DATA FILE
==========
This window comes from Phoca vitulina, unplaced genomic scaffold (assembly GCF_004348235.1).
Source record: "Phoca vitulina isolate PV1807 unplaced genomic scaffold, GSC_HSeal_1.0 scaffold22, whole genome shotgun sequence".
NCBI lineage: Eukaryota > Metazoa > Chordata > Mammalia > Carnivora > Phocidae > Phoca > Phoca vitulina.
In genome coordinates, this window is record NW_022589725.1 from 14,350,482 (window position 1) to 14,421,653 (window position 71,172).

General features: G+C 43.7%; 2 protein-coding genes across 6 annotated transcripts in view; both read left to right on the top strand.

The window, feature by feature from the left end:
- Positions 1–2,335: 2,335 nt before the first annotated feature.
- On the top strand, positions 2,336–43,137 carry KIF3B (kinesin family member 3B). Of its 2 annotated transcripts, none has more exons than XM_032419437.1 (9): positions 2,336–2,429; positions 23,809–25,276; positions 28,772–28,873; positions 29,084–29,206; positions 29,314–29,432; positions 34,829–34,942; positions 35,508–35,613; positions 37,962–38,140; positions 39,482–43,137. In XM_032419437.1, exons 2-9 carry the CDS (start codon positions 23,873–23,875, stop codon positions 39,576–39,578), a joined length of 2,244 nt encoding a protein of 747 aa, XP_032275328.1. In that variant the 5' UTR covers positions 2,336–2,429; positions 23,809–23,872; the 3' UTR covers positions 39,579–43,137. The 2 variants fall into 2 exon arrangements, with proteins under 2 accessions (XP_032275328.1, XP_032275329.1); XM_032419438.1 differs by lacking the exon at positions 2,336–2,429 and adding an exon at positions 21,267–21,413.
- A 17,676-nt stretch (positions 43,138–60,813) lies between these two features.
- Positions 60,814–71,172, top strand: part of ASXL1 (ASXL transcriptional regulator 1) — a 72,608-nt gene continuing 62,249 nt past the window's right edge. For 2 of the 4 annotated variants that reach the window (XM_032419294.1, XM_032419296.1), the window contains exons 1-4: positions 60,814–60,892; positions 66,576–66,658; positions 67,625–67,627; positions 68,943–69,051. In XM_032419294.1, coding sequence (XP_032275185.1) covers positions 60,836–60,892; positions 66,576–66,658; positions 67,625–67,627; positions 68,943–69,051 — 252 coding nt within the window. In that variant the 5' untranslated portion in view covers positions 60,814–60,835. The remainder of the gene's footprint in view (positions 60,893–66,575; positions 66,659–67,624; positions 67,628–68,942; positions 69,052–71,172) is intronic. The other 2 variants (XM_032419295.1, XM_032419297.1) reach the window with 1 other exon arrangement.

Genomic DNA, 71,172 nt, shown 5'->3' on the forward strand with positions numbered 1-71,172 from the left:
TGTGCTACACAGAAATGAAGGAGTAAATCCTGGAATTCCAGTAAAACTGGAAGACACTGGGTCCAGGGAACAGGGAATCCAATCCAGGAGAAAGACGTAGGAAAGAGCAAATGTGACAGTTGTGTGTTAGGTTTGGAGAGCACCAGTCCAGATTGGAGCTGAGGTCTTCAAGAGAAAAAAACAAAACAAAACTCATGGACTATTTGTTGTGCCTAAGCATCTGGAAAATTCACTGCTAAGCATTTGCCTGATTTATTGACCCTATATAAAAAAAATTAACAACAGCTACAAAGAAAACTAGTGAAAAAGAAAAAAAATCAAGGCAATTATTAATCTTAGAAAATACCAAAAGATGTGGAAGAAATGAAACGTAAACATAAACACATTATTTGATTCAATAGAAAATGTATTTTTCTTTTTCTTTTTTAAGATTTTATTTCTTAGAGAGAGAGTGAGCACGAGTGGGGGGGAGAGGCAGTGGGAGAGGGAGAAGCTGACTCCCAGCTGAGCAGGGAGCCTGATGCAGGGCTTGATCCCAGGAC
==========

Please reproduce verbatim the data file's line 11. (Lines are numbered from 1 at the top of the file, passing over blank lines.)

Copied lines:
Genomic DNA, 71,172 nt, shown 5'->3' on the forward strand with positions numbered 1-71,172 from the left: